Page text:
The Utopian Dilemma in the Western Political Imagination
In this volume, John Farrell shows that political utopias—societies with laws and customs designed to short-circuit the foibles of human nature for the benefit of our collective existence—have a perennial opponent, the honor-based culture of aristocracy that dominated most of the world from ancient times into early modernity and whose status-based competitive psychology persists to the present day. While utopias aim at equality, the heroic imperative defends the need for personal and collective dignity. It asks the utopian, Do we really want to live in a world without struggle, without heroes, and without the stories they create? Because the utopian dilemma pits essential values against each other—equity versus freedom, dignity versus justice—few who confront it can simply take sides. Rather, the dilemma itself has been a generative stimulus for classic authors from Plato and Thomas More to George Orwell and Aldous Huxley. Farrell follows their struggles with the utopian dilemma and with each other, providing a deepened understanding of the moral and emotional dynamics of the western political imagination.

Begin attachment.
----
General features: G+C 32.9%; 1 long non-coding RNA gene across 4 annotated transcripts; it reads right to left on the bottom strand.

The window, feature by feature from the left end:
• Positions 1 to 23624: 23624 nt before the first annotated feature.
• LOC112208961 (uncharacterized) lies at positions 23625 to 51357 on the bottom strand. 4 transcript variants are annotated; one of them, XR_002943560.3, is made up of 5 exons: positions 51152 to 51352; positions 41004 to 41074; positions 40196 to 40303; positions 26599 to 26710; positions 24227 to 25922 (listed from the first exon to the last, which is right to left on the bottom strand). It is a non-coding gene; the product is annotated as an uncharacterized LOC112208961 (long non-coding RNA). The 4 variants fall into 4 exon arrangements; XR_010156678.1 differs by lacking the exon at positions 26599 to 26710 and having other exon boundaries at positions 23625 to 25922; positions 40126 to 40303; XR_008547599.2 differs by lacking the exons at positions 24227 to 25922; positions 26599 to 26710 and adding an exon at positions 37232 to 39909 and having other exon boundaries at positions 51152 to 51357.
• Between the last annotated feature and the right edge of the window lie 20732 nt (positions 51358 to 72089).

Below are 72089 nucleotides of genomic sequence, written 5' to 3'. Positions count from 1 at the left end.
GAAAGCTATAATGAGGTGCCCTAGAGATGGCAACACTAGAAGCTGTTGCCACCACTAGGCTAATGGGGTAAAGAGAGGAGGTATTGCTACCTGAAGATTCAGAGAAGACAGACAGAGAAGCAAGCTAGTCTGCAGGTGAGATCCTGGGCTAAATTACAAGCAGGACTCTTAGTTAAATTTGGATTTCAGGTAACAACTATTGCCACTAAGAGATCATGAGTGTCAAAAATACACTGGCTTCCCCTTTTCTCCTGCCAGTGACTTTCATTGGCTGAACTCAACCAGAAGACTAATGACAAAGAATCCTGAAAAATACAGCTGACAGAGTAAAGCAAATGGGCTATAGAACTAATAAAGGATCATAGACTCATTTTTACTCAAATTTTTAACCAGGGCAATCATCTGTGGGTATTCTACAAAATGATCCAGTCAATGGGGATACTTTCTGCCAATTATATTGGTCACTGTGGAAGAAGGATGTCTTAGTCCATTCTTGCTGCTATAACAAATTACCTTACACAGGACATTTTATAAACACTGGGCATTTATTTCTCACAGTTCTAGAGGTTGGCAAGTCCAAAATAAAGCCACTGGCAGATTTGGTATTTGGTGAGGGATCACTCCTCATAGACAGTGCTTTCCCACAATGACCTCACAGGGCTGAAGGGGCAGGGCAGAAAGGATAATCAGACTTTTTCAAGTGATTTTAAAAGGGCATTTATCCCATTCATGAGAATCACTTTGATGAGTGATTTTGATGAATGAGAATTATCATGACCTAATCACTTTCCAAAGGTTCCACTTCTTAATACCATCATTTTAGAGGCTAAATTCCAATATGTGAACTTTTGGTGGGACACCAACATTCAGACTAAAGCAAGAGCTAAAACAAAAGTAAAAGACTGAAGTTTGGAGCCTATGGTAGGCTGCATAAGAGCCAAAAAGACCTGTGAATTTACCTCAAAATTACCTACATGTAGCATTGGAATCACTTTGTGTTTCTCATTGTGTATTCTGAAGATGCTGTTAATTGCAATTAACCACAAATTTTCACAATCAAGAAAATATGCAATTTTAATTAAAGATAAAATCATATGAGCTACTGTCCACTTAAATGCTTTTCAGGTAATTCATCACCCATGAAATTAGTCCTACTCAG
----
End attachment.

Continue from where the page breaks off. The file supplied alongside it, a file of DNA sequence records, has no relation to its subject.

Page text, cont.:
KeywordsUtopia, Dystopia, Dostoevsky, Huxley, Orwell
ISBN9781003365945, 9781032431574, 9781032431581
PublisherTaylor & Francis
Publication date and place2023
Literature: history & criticism